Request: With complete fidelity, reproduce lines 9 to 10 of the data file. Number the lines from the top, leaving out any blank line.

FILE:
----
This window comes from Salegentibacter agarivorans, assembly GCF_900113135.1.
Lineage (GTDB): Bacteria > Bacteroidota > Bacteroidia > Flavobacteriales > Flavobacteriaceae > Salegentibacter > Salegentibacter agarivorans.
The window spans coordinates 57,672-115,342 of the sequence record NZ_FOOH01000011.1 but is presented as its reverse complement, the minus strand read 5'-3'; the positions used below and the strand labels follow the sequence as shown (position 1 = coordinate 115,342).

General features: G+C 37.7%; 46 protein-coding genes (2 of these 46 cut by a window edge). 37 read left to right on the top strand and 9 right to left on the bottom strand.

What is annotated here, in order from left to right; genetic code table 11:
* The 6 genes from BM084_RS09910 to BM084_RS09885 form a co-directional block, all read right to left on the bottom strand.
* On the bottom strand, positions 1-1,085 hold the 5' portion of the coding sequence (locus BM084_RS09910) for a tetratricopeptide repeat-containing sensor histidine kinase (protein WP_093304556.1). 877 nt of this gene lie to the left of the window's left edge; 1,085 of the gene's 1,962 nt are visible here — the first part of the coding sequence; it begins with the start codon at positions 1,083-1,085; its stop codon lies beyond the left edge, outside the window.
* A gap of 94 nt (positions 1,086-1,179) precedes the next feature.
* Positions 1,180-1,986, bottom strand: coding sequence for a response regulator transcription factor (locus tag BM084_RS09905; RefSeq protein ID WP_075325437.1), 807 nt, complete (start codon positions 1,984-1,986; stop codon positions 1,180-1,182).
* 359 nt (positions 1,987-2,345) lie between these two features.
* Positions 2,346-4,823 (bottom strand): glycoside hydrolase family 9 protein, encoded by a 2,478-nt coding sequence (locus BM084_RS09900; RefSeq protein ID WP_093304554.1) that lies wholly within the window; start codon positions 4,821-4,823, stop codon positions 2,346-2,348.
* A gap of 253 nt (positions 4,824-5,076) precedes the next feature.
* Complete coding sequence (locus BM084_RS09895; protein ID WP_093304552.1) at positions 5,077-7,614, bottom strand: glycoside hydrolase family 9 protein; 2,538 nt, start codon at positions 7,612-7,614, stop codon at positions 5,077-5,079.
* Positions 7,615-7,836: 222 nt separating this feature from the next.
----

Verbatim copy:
* Positions 1,180-1,986, bottom strand: coding sequence for a response regulator transcription factor (locus tag BM084_RS09905; RefSeq protein ID WP_075325437.1), 807 nt, complete (start codon positions 1,984-1,986; stop codon positions 1,180-1,182).
* 359 nt (positions 1,987-2,345) lie between these two features.